Posts Tagged With: National Novel Writing Month

NaNoWriMo – Week 5 (sort of)

The fifth Sunday! Tomorrow is the last day of NaNoWriMo! If you’ve been hitting your goals, you’ll cruise past 50,000 words tomorrow and you’re darn close today. Heck, if you push yourself, you could be finished today.

If you’ve been writing like a fiend, then you’re probably thinking “Thank goodness!” Maybe you’ve hit your goal for the month already and you’re thinking “I’m finished! This is my day of rest and tomorrow, too!”

Sure, you deserve it. If you plan on doing nothing with your manuscript because NaNoWriMo is just a fun bit of mental exercise, then go have an adult beverage of your choice, if it’s legal, and celebrate.

If you’re planning on trying to sell that manuscript, your work has just begun. For one, a 50,000 word novel is a HARD sell in most genres if you plan on looking for an agent. If you’re going the route of the Author/Publisher, 50,000 is a good length for a quick, light read. Regardless, you’re going to need to edit, revise, and proofread the heck out of it before you even think about charging money for it.

mungusMungus* says: “Don’t even think about charging money for people to read a NaNoWriMo First Draft.”

See, Mungus feels the integrity of an artist’s work is important. When you foist an unedited manuscript (and when I say edited, I mean someone other that you has gone over it with a fine-tooth comb; every writer auto-corrects in their head when they read their own work) upon an unsuspecting public, you do yourself and all independent authors a disservice. People will judge all of us on the actions of the worst of us.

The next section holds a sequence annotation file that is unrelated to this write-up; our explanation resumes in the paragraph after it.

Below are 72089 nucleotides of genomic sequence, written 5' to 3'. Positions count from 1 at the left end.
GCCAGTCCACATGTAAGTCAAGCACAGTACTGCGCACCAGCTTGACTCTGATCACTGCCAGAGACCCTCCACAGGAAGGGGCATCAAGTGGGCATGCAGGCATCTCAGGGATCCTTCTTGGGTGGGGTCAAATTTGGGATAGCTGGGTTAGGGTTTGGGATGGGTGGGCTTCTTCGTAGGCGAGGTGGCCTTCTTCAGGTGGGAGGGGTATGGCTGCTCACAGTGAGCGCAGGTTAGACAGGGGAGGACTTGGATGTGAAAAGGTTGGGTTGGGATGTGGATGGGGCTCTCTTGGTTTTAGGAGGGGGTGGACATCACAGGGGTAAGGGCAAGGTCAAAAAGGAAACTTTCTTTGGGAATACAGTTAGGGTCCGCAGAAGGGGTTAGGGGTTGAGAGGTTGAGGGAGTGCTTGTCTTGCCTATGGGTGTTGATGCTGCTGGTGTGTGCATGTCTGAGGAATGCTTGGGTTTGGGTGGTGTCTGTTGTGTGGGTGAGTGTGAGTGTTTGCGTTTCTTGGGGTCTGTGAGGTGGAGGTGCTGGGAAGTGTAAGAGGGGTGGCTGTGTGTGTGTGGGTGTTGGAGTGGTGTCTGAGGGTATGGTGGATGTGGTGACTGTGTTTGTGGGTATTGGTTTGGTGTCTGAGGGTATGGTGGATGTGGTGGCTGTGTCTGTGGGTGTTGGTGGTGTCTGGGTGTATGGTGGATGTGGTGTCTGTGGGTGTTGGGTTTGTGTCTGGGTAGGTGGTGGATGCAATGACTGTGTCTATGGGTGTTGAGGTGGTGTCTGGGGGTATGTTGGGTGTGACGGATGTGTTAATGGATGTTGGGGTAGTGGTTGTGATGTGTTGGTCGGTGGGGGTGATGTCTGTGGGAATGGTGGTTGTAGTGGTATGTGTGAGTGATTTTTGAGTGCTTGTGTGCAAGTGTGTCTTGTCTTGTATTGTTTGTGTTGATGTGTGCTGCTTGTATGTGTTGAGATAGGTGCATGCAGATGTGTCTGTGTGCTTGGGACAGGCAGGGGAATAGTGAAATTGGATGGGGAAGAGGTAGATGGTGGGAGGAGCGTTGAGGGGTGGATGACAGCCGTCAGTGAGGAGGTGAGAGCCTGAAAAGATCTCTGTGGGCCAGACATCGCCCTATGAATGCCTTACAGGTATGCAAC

So don’t do it. It will make Mungus angry. You won’t like him when he’s angry.

Anyway, that’s not very peppery. That’s serious. Be of good cheer; the end of NaNoWriMo is upon us and soon it will be Christmas (if you celebrate something else, I wish you cheer and good time during your preferred holiday!)! If you’re finished, take December off, believe me, that manuscript will still be there in January.

If you’re going to power through into December and keep writing because 50,000 words in November just isn’t long enough, well, good for you. I’ve done it many times myself. Don’t forget to stop and sip the eggnog every once in a while, though. You’ve done a great job getting through 50,000 words in a month.

Congratulations!

*Mungus is a character in my Zack Jackson novels. He’s an Ersidian and doesn’t like to be compared to a teddy bear, no matter how apt that comparison might be at times.

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NaNoWriMo, week 1

Week One of National Novel Writing Month is behind us. As we embark upon week two, here are a few things to consider:

  • If you have not started yet, there is still time. You only need 2,500 words a day to hit 50,000 words by the end of the month.
  • If you started before today, that number is smaller.

November is a very challenging month. It is only 30 days. Camp NaNo in July gets 31 days. There is a major holiday at the end of the month, and while July 4th is a popularly observed U.S. holiday, for me, it is easier to get other things accomplished around July 4th compared to Thanksgiving. Of course, if you are the type of person to enjoy outdoor activities in July, perhaps November works better for you. I’m not one of those people; there are advantages to being an introverted hermit.